Update: A bit less than a week that Adobe released a fix for a 0-day in Flash and now the attack has migrated into at least two commonly available exploit kits – Magnitude (as of June 27) and Angler (June 29). The security researcher @kafeinedocumented in his blog both findings. I hope you are patched already because the exploit is now mainstream.
Original: Adobe came out today with an out-of-band patch (APSB15-14) for their Flash Player, the fifth time that Flash has required an out-of-band fix for a 0-day. FireEye had notified them of a critical vulnerability (CVE-2015-3113) that they discovered in use in Asia. They believeit was developed by the group called APT3 and used in targeted attacks against a number of industries. The vulnerability lies in the video decoding part of Flash and the exploit shows some signs of sophistication by introducing new techniques in their use of ROP.
Update: Adobe has published a new version of the Flash player (22.214.171.1246) that addresses CVE-2015-0311). At the moment only users of the automated Adobe Update service are getting the update. You can go into your control panel and perform a manual update to see the version and trigger a manual update if necessary:
So that means that at the moment my Safari browser is the tool of choice to use. Google Chrome and Internet Explorer use their own update mechanism, which is normally an advantage as they tend to be fast and convenient have not gotten their automated updates yet.You can check on the version of your Flash plugin here at the official Adobe page. A downloadable standalone update (APSB15-03) suitable for enterprise patch management systems is expected next week. If you decide not to update manually take appropriate care when using Flash
Update: Adobe published advisory APSA15-01 acknowledging that a separate 0-day vulnerability exists (CVE-2015-0311) and indicates that it will be addressed next week with another update. @Kafeine updated his blog: The exploit now works against Windows 8.1 as well, so only Chrome continues to be excluded from the attack. EMET detects the attack and shuts down Internet Explorer. Please note that this represents only a quick test on limited configurations on his part. TrendMicro has some telemetry in their blog post that looks at a different Angler site than @Kafeine’s post. Their analysis also points out that this exploit does use some of the tell-tale windows API calls that are often monitored by AV solutions such as CreateProcess and WriteFIle – instead it simply runs in memory, leaving persistence to a subsequently loaded malware.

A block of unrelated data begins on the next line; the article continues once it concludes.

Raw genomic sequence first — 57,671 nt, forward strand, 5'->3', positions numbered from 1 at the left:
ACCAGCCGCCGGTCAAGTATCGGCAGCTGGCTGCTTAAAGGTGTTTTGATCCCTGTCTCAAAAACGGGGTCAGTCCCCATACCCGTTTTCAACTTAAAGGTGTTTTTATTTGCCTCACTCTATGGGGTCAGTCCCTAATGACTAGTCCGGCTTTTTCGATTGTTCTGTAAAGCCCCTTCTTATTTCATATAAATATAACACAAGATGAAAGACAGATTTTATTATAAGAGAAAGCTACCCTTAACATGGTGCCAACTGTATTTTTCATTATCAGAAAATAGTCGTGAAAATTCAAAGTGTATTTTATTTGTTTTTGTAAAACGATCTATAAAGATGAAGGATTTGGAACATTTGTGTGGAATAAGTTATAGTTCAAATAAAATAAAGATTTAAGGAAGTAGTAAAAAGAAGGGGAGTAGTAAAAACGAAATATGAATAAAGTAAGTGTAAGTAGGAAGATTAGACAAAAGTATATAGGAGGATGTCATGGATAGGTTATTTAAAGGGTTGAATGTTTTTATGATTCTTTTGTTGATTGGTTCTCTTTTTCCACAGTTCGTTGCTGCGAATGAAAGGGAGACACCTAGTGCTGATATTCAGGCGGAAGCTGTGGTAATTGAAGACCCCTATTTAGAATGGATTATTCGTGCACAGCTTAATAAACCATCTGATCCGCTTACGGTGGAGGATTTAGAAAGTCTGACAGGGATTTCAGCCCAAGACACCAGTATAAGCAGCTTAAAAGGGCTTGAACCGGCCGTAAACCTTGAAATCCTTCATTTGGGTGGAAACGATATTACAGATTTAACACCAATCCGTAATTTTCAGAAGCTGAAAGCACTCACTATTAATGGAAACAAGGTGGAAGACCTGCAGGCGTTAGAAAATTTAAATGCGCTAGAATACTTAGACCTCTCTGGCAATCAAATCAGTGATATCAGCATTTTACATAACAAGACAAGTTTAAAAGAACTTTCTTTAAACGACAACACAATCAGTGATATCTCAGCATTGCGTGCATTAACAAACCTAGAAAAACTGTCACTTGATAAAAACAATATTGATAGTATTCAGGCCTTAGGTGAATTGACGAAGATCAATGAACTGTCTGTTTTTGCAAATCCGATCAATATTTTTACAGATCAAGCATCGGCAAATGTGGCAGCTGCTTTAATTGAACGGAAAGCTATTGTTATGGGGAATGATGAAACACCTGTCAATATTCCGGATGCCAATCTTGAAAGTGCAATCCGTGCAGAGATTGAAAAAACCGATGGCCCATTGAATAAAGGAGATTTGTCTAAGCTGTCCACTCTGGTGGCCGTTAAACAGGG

Update: Adobe released APSB15-02 to address the vulnerability CVE-2015-0310. Adobe credits Yang Dingning, Timo Hirvonen and @Kafeine. Apply as quick as possible. Microsoft has updated advisory KB2755801 to show that Internet Explorer uses will get the new version automatically. In addition there seems to be some evidence that another exploit for a yet undisclosed vulnerability in Flash (even the latest version 126.96.36.1997) is out in the wild. ZScaler’s research team blogs that this 0-day is also in use within the Angler Exploit Kit. Stay tuned for further updates.
Original: Security researcher Kafeine (https://twitter.com/kafeine) has apparently found a new exploit against the latest Adobe Flash (APSB15-01). The exploit is part of the Angler Exploit Kit and could have quite widespread impact. In his testing the following systems were exploited successfully:
Windows XP, IE8, latest Flash 188.8.131.527
Windows 7, IE9, latest Flash 184.108.40.2067
Windows 8, IE10, latest Flash 220.127.116.117
The exploit does not seem to work against Flash in Google Chrome or against Windows 8.1.
At the moment there is not much you can do about the threat, except reach out to your anti-malware provider to see if they block the exploit. Kafine mentions Malwarebytes Anti Exploit as preventing the exploit from running. Stay tuned for more updates.